A deadly attack was launched by forces loyal to President Bashar al-Assad’s regime on the town of al-Nabk, a Damascus suburb on Friday, according to a statement from the Syrian National Coalition (SNC).
In the statement, the SNC called on countries of the “free world” to “protect civilians in Syria and to intervene immediately,” to bring peace and security to the war-torn country.
The death toll is yet to be announced by activists or the SNC, which said that men, women and children were killed in the attack.
The latest violence follows warnings from British Foreign Secretary William Hague on Friday that unless a solution is found in 2014, the conflict in Syria threatens to tear the country apart, reported Agence France-Presse.
“If the conflict continues, Syria itself could disintegrate and with extremism growing create ungoverned space in the heart of the Middle East,” AFP quoted Hague as saying at the opening of the annual Manama dialogue on security Friday.
The city of Raqqa, one of the first areas to revolt against Assad’s regime at the start of the Syrian uprising in March 2011 had recently seen the last batch of forces loyal President Bashar al-Assad leave, but the residents opposing the regime were still not at ease.
Several Jihadists and Islamist groups fighting against the regime started fighting among each other for the power and governance of Raqqa.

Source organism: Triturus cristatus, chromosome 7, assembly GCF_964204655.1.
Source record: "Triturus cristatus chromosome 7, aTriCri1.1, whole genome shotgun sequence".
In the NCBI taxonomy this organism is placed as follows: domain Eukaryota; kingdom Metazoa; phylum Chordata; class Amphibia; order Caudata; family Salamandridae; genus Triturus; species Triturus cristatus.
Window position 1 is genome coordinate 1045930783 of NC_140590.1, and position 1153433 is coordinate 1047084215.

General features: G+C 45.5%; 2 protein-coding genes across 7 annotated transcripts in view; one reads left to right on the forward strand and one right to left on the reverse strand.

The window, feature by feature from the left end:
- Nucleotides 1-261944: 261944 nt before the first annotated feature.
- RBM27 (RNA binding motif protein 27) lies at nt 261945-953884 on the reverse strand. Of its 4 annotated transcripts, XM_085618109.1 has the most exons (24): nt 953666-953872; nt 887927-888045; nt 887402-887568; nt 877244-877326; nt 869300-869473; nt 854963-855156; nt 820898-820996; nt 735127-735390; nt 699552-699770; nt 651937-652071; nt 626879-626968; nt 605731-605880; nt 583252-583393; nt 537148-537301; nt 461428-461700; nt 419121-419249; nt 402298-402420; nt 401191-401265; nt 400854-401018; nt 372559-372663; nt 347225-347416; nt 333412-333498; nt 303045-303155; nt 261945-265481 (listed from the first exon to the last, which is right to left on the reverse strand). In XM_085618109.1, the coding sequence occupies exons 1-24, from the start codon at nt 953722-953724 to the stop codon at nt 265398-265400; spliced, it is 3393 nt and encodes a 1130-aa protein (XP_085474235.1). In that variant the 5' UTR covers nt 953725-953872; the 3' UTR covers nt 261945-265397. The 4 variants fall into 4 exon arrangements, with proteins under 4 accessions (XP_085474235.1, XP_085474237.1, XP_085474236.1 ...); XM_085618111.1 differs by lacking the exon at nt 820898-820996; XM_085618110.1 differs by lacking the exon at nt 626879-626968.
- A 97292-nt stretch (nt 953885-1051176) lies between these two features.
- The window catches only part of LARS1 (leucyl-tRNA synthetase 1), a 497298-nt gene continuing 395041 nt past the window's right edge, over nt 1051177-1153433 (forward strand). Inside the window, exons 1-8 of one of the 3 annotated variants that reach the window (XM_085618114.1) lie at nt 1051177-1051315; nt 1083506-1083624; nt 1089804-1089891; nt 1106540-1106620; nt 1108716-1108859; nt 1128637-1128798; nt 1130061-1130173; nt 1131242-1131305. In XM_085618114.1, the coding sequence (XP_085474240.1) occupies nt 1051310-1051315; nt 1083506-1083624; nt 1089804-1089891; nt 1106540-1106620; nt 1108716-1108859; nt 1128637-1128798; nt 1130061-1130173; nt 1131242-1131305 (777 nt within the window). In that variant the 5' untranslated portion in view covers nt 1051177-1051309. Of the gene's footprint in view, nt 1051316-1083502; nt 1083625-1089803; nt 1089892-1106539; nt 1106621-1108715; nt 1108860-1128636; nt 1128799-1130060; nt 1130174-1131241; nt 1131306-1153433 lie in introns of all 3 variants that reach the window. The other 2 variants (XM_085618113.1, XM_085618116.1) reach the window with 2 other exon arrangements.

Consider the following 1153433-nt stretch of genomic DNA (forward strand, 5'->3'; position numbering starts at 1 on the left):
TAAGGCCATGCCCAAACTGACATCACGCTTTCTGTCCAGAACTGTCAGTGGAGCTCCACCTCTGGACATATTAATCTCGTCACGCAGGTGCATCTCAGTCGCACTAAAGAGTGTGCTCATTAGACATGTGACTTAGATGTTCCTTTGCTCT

This struggle to gain power led to public executions of rivaling rebel groups and other arbitrary activities to claim power over the city.
“We have always been very clear that a peaceful solution in Syria must require the departure of President Assad,” Hague told a press conference in Kuwait City after talks with his Kuwaiti counterpart Sheikh Sabah Khaled al-Sabah.
“It is impossible to imagine after so many deaths, so much destruction, a regime oppressing and murdering its own people on this scale” should remain in power, Britain's chief diplomat said.
“It is impossible to imagine, I think, President Assad could remain on the scene in Syria in the future,” Hague said.
The reiteration of Britain's call for Assad's ouster came just weeks ahead of an international peace conference on Syria slated for January 22.
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